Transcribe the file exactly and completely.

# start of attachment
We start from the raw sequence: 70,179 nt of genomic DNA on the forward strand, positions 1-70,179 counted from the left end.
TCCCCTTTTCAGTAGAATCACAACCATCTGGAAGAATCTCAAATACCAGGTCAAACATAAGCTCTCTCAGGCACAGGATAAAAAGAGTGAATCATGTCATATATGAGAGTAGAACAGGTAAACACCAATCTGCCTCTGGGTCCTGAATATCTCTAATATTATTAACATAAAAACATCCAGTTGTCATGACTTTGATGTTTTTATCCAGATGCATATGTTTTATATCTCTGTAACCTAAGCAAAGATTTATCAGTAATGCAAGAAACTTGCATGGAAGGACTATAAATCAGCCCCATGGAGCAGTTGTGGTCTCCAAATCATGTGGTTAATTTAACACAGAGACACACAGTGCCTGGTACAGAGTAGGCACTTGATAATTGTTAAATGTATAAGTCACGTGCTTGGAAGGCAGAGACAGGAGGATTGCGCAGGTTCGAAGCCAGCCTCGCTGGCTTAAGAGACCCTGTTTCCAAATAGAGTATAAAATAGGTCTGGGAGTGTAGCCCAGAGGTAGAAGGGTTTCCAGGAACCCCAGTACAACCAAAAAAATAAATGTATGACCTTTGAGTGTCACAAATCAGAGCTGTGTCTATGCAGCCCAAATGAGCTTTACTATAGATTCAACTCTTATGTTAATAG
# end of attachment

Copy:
We start from the raw sequence: 70,179 nt of genomic DNA on the forward strand, positions 1-70,179 counted from the left end.
TCCCCTTTTCAGTAGAATCACAACCATCTGGAAGAATCTCAAATACCAGGTCAAACATAAGCTCTCTCAGGCACAGGATAAAAAGAGTGAATCATGTCATATATGAGAGTAGAACAGGTAAACACCAATCTGCCTCTGGGTCCTGAATATCTCTAATATTATTAACATAAAAACATCCAGTTGTCATGACTTTGATGTTTTTATCCAGATGCATATGTTTTATATCTCTGTAACCTAAGCAAAGATTTATCAGTAATGCAAGAAACTTGCATGGAAGGACTATAAATCAGCCCCATGGAGCAGTTGTGGTCTCCAAATCATGTGGTTAATTTAACACAGAGACACACAGTGCCTGGTACAGAGTAGGCACTTGATAATTGTTAAATGTATAAGTCACGTGCTTGGAAGGCAGAGACAGGAGGATTGCGCAGGTTCGAAGCCAGCCTCGCTGGCTTAAGAGACCCTGTTTCCAAATAGAGTATAAAATAGGTCTGGGAGTGTAGCCCAGAGGTAGAAGGGTTTCCAGGAACCCCAGTACAACCAAAAAAATAAATGTATGACCTTTGAGTGTCACAAATCAGAGCTGTGTCTATGCAGCCCAAATGAGCTTTACTATAGATTCAACTCTTATGTTAATAG